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Waste a big cause of lost biz revenue

July 26, 2017
By CHUCK BALLARO (news@breezenewspapers.com) , North Fort Myers Neighbor

Wasted time, wasted talent and wasted steps don't add to the customer service experience and, in a world where businesses don't get a second chance to make a first impression, efficiency becomes Job One.

That was the message sent by Phillip Swearingen, president of Lean Operation Consulting (LOC) Group, who was the guest speaker at the North Fort Myers Chamber of Commerce Business Leaders luncheon last week at Herons Glen.

Everyone has customers, and the last thing you want is bad feedback, especially these days with social media. The key is to find customers and keep them.

"Sixty percent of your customers are ready to leave you, but 60 percent of the customers of your competition are ready to leave them," Swearingen said. "Uncontrolled processes will keep you behind. The market wants timely, stress-free encounters."

Uncontrolled processes can be the biggest thing that holds back your business. People need to know their roles for the sake of their customers. Swearingen said 82 percent of customers would not go back to a business if they had a bad experience.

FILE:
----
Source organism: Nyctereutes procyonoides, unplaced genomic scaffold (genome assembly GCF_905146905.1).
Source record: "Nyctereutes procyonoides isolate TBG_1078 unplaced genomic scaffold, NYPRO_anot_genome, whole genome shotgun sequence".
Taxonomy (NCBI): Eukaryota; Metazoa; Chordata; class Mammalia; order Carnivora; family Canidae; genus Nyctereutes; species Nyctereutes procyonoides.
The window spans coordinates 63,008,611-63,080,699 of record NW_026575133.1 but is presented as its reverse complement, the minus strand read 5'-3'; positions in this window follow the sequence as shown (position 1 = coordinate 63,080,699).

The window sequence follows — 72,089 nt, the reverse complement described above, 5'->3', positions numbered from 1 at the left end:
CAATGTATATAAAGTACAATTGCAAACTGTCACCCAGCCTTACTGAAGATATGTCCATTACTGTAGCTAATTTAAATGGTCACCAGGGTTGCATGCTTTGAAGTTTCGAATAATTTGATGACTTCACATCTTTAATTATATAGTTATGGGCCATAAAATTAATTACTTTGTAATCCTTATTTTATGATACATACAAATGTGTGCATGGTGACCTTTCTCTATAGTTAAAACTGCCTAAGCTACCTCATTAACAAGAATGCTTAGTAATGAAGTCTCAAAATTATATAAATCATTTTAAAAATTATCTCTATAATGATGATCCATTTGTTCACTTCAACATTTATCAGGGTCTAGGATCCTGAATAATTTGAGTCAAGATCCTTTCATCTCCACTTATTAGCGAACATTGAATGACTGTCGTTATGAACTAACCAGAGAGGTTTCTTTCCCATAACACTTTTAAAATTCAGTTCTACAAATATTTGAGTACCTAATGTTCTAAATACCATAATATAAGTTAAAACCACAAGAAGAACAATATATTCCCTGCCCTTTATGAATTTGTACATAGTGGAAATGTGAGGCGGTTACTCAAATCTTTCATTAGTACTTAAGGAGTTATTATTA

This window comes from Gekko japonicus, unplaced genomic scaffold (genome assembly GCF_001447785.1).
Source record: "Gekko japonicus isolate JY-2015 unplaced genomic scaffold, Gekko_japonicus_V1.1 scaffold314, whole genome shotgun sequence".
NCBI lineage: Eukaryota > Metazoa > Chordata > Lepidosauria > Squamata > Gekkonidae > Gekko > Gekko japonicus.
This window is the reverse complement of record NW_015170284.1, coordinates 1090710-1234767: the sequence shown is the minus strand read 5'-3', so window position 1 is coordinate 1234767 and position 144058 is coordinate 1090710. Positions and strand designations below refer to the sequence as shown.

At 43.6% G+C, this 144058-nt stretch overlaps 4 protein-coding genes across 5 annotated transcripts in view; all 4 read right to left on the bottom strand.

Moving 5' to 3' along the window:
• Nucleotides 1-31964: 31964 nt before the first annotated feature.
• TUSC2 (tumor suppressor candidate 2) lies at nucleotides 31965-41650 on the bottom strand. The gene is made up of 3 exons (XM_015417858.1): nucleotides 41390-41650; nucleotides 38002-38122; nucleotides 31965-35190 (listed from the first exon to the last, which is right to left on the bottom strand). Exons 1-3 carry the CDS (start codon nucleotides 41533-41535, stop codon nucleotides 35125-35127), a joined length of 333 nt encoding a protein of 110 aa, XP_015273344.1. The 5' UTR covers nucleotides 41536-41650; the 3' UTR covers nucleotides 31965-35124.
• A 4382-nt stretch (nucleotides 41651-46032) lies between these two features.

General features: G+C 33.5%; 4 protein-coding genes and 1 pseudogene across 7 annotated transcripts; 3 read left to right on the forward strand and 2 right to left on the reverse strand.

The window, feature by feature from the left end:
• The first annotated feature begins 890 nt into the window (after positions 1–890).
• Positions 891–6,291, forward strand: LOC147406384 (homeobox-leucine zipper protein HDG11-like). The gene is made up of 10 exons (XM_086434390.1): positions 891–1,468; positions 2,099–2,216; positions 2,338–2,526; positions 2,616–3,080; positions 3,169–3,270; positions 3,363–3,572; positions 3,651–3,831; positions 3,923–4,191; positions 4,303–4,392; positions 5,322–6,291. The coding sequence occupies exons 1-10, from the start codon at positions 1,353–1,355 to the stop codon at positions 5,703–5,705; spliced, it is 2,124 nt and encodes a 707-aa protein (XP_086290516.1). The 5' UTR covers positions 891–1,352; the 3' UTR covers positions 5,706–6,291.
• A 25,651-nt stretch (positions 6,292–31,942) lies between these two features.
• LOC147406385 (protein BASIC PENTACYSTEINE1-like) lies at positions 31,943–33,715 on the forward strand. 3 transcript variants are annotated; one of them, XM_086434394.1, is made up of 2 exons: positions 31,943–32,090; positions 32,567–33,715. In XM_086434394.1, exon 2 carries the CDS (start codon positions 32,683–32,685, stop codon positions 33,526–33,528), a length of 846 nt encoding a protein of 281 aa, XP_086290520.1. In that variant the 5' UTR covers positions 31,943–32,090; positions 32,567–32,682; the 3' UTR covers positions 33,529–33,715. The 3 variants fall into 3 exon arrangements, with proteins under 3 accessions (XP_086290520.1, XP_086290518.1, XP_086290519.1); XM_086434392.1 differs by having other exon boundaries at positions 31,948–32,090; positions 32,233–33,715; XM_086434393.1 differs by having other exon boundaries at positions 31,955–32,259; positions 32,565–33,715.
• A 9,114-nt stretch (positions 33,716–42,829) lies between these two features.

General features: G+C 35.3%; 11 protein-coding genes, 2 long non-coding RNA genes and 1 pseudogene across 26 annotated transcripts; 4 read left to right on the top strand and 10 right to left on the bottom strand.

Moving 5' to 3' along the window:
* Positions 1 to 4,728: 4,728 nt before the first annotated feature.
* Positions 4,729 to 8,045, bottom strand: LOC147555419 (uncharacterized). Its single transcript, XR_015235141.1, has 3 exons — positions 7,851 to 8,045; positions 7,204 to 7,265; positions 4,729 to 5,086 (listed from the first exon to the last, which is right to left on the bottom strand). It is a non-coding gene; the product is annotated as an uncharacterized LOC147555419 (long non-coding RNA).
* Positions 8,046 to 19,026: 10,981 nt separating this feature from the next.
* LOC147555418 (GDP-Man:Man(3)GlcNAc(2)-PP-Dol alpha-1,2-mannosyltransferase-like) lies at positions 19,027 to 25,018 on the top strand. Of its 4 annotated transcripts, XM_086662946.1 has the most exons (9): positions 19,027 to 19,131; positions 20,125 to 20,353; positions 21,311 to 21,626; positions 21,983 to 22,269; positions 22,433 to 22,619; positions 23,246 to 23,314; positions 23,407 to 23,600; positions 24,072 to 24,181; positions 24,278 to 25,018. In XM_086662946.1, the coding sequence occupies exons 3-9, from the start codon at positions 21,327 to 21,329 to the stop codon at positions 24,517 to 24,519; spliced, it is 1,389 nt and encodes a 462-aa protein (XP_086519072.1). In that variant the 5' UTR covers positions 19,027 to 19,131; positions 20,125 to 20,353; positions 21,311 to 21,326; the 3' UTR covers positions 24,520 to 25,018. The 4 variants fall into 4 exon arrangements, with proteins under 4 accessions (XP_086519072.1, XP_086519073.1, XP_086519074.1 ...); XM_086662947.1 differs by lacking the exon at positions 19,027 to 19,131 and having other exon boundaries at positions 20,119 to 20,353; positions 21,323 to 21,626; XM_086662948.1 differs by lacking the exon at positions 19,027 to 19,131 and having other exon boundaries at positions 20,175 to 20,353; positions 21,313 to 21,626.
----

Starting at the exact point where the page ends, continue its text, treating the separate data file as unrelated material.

Customers value quality, service and punctuality are the key, Swearingen said.

"Deliver an experience the customer values. The ones customers really value is those that go over the top, doing things they don't have to do," Swearingen said. "Make sure every step is valuable."

That means making sure there's a reason for every step, making sure it's lean. It's about controlling your resources and making sure it gives you the outcome the customers wants.

"By reducing waste, you can create more value and make that extra call," Swearingen said. "Look at the process involved and take extra steps out to create value. If it doesn't enhance the customer experience, talk about getting rid of it. Unknown processes create delay."

If each step is 90 percent reliable and you have four steps, the process is only 66 percent reliable. By removing a step, reliability increases to 73 percent. By asking the question of whether a step is needed, you improved the business.

This builds agility, which can build up to 30 percent more value and revenue to the business. It also adds consistency, the less variation, the better the customer experience.

Swearingen said that through "standard work," by giving people detailed instructions and training on what they have to do, it makes the process more efficient. Also, the workers need to be flexible in roles so they can step in if needed.

"I need to get that experience where it's top shelf every time, but we're not robots, it allows for personal interaction and what appropriate behavior is," Swearingen said.

Workers must also be efficient. Checking Facebook and e-mails can waste up to 30 minutes a day, and if your worker is making $22 an hour and have 15 employees, that adds up over a year.

"Time is money. Your time is worth something. You build a process that will delight customers and maybe get a referral," Swearingen said. "Take a look at getting getter or get beaten by the competition."

 
 

 

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